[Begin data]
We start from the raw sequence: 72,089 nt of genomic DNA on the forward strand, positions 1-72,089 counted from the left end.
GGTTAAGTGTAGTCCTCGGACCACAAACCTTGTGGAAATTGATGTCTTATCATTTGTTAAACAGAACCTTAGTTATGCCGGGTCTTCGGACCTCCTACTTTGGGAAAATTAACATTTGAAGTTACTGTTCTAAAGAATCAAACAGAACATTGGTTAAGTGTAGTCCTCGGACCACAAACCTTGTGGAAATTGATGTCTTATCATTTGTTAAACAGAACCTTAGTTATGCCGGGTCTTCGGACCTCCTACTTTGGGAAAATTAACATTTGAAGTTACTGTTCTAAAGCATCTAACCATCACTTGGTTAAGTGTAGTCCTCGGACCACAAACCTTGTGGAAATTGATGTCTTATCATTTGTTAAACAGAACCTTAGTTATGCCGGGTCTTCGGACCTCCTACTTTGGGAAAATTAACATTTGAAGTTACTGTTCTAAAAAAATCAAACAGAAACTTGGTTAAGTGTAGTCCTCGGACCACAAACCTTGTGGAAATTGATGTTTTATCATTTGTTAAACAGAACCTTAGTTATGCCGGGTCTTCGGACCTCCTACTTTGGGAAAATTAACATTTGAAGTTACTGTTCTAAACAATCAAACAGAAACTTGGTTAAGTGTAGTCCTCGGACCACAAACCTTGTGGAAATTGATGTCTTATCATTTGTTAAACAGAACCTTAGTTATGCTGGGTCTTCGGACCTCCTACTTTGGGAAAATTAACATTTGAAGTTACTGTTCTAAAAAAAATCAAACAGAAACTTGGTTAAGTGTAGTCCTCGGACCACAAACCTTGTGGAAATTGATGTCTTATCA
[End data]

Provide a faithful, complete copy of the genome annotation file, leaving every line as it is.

We start from the raw sequence: 72,089 nt of genomic DNA on the forward strand, positions 1-72,089 counted from the left end.
GGTTAAGTGTAGTCCTCGGACCACAAACCTTGTGGAAATTGATGTCTTATCATTTGTTAAACAGAACCTTAGTTATGCCGGGTCTTCGGACCTCCTACTTTGGGAAAATTAACATTTGAAGTTACTGTTCTAAAGAATCAAACAGAACATTGGTTAAGTGTAGTCCTCGGACCACAAACCTTGTGGAAATTGATGTCTTATCATTTGTTAAACAGAACCTTAGTTATGCCGGGTCTTCGGACCTCCTACTTTGGGAAAATTAACATTTGAAGTTACTGTTCTAAAGCATCTAACCATCACTTGGTTAAGTGTAGTCCTCGGACCACAAACCTTGTGGAAATTGATGTCTTATCATTTGTTAAACAGAACCTTAGTTATGCCGGGTCTTCGGACCTCCTACTTTGGGAAAATTAACATTTGAAGTTACTGTTCTAAAAAAATCAAACAGAAACTTGGTTAAGTGTAGTCCTCGGACCACAAACCTTGTGGAAATTGATGTTTTATCATTTGTTAAACAGAACCTTAGTTATGCCGGGTCTTCGGACCTCCTACTTTGGGAAAATTAACATTTGAAGTTACTGTTCTAAACAATCAAACAGAAACTTGGTTAAGTGTAGTCCTCGGACCACAAACCTTGTGGAAATTGATGTCTTATCATTTGTTAAACAGAACCTTAGTTATGCTGGGTCTTCGGACCTCCTACTTTGGGAAAATTAACATTTGAAGTTACTGTTCTAAAAAAAATCAAACAGAAACTTGGTTAAGTGTAGTCCTCGGACCACAAACCTTGTGGAAATTGATGTCTTATCA